- Set a budget: Create a budget for events, special treats, and meetings. Even a modest budget can allow the committee to bring in treats like coffee and dessert occasionally to boost morale.
- Set up meetings: Decide how often your culture committee needs to meet and schedule meetings in advance. You can use an app like Connecteam to set up group chats so that ideas can be discussed in between meetings, ensuring that initiatives move forward.
- Consider evolving your committee. Think about whether you want to rotate volunteers every year or two. This approach allows more team members to get directly involved in your company culture, and lends different voices to your committee.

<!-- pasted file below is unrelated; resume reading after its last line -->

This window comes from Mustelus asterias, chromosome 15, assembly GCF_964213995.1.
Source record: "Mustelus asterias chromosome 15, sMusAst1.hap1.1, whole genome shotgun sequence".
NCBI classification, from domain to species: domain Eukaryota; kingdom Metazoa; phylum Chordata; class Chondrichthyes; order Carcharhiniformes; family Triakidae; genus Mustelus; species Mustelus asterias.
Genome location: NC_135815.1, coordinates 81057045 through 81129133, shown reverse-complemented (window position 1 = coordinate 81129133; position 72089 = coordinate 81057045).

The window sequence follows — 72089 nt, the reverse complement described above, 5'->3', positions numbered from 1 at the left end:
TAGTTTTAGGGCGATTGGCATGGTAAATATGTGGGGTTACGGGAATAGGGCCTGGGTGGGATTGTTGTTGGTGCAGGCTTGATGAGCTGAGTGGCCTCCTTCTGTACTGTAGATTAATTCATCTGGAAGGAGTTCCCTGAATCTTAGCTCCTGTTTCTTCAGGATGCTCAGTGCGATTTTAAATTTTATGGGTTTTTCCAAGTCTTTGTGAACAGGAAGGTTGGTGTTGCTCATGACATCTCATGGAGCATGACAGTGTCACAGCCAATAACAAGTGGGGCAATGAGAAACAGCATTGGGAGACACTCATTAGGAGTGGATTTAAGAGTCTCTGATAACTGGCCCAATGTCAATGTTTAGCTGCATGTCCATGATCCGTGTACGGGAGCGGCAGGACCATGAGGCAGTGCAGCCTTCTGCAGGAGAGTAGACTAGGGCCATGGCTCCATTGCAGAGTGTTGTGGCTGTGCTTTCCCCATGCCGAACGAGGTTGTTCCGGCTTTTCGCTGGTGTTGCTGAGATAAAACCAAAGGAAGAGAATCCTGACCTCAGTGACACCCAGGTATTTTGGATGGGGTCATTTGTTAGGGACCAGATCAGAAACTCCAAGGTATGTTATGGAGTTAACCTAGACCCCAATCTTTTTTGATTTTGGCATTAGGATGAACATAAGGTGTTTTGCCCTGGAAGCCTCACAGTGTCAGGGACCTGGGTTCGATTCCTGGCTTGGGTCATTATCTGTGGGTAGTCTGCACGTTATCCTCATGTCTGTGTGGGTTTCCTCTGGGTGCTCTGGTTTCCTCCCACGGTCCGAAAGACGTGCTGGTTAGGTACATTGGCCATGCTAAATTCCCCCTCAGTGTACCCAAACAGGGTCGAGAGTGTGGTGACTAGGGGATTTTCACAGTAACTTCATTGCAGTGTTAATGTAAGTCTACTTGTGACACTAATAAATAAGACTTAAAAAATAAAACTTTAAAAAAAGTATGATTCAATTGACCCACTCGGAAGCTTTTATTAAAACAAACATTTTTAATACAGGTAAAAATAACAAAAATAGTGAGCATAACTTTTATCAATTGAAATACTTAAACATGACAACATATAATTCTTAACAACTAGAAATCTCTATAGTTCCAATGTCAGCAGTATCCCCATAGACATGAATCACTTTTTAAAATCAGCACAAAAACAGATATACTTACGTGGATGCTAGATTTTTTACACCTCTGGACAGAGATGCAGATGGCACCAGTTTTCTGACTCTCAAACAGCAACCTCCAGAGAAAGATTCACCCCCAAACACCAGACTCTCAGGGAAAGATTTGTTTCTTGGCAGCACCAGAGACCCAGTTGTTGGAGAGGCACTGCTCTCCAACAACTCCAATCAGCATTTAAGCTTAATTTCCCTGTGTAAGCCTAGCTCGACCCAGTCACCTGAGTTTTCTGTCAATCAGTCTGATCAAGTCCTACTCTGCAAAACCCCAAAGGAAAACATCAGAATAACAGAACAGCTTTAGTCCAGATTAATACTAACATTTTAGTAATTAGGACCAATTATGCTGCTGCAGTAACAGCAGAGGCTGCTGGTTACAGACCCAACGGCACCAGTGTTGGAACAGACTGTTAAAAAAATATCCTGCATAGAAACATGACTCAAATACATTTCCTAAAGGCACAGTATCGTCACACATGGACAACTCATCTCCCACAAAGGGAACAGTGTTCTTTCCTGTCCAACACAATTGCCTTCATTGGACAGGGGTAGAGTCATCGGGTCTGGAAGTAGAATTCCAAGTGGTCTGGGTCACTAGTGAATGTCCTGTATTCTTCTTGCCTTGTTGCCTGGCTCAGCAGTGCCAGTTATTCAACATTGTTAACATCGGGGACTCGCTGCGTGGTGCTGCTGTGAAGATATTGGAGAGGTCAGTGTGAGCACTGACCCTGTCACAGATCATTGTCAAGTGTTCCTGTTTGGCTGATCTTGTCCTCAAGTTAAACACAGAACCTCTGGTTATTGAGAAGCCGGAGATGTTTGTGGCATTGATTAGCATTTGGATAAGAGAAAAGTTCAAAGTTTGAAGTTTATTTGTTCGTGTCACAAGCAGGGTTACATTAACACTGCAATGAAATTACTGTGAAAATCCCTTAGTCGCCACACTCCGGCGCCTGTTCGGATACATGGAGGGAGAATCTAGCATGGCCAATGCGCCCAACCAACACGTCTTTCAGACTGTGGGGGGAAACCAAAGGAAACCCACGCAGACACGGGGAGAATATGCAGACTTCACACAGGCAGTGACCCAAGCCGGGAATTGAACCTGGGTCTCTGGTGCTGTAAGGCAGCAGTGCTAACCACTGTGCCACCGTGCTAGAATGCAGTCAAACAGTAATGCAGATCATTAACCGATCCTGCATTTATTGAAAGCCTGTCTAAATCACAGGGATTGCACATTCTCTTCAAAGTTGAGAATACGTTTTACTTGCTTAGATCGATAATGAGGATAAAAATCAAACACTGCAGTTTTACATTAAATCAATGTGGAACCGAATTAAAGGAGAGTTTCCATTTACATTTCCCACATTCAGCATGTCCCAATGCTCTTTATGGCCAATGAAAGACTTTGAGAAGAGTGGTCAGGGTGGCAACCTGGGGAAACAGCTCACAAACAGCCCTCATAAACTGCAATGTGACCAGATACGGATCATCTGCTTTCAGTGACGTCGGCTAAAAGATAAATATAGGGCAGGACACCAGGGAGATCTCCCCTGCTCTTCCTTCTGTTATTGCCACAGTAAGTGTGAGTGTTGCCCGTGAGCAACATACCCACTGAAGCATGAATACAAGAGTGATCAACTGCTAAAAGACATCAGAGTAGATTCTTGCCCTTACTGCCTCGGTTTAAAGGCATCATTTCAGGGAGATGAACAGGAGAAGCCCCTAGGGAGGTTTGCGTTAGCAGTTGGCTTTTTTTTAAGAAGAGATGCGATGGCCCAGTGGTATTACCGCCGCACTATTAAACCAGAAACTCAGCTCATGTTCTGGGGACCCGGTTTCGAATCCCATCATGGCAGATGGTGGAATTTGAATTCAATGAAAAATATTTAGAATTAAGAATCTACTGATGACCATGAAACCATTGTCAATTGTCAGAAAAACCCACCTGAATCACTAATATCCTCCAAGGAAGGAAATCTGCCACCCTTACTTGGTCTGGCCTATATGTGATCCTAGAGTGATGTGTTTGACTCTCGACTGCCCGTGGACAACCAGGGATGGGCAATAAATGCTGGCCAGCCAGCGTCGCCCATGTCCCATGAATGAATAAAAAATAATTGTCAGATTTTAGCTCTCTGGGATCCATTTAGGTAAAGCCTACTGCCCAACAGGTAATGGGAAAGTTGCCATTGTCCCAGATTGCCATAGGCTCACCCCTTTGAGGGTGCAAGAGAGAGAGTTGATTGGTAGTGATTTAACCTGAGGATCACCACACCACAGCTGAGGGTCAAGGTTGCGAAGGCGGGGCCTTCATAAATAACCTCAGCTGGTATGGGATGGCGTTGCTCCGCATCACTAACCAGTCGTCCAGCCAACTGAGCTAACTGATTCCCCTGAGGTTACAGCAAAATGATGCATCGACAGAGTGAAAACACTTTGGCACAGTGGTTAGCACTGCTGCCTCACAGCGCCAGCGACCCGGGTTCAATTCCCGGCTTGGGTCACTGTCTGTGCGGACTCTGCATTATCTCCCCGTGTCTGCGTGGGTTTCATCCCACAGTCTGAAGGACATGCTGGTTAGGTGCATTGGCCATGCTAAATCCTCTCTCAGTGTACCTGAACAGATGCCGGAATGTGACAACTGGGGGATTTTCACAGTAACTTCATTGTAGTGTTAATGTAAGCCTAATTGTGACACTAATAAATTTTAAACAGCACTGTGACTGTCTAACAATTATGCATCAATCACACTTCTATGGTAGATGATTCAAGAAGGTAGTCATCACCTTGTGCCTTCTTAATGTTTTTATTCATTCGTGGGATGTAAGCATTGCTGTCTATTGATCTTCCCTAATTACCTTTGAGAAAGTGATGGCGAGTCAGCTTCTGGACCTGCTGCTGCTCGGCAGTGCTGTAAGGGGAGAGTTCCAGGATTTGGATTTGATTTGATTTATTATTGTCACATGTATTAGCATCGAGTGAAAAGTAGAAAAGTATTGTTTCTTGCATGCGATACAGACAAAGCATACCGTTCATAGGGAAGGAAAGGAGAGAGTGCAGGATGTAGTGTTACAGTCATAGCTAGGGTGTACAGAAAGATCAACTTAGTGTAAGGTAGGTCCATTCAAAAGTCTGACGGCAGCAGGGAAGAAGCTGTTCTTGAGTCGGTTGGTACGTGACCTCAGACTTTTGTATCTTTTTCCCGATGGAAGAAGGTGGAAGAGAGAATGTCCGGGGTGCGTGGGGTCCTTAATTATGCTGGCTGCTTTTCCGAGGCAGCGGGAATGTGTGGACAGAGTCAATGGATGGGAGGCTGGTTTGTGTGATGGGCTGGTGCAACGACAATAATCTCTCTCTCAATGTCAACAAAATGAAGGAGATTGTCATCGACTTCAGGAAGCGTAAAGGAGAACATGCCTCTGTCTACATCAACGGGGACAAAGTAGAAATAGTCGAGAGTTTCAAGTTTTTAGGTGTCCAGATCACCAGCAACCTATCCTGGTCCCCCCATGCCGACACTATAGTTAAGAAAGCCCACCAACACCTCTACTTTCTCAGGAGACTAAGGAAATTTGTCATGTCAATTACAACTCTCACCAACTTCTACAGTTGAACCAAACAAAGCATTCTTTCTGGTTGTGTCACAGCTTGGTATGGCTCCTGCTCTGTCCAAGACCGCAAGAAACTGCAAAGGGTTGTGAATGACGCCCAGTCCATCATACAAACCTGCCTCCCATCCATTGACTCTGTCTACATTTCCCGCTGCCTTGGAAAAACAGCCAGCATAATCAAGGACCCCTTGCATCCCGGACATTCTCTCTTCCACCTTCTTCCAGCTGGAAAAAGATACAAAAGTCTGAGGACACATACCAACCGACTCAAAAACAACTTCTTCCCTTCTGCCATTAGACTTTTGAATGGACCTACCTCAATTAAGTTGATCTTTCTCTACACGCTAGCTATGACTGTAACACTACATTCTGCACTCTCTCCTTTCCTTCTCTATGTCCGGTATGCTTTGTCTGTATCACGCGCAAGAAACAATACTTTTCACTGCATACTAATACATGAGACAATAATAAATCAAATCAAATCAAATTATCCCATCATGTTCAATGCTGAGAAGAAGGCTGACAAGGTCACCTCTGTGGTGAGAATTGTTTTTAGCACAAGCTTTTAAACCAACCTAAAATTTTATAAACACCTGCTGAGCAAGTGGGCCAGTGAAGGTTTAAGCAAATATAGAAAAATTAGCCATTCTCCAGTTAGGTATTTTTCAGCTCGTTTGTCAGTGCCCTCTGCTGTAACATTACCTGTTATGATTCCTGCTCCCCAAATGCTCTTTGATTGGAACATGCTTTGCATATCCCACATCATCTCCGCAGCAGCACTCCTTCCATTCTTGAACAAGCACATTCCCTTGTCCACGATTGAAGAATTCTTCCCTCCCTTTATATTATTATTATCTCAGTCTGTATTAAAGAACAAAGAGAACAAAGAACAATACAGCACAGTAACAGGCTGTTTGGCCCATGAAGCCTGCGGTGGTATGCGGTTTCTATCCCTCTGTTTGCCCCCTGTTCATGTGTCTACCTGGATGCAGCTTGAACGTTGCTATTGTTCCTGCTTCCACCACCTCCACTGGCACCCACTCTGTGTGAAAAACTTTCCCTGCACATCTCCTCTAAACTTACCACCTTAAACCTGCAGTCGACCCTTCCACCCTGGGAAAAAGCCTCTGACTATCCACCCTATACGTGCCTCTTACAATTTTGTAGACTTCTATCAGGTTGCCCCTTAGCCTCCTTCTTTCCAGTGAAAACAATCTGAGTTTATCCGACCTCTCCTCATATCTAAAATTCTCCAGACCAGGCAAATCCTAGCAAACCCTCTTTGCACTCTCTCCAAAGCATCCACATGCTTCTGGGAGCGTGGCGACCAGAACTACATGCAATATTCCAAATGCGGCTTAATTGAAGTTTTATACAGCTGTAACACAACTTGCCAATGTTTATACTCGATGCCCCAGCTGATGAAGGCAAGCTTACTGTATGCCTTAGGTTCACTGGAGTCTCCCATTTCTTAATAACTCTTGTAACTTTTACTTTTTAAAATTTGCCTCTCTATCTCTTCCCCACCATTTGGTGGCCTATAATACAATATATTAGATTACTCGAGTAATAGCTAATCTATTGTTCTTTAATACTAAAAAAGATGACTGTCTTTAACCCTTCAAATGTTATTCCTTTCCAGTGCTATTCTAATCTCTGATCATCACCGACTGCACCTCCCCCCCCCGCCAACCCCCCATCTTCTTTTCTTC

What Initiatives Can Culture Committees Develop?
Once you have created a culture committee, the team can start brainstorming ideas. Here’s a few to consider:
- Surveys: Conduct polls and surveys of your entire organization to find out what is and isn’t working in your company culture. What behaviors or practices don’t they like and what culture initiatives would they like to see?
- Celebrations: Consider which holidays your company would like to celebrate and how. Think about how you could reward your employees and how often you might want to recognize them. Ideas include employee birthdays and national holidays.
- Retreats and meetings: Get-togethers don’t have to cost much and can be held online to include everyone on your team. You can host company events like weekly casual lunches, meditation meetings, and simple catch-up chats. You might also like to occasionally take your team to a hotel conference room, national park, or other venue for a self-care or personal development retreat.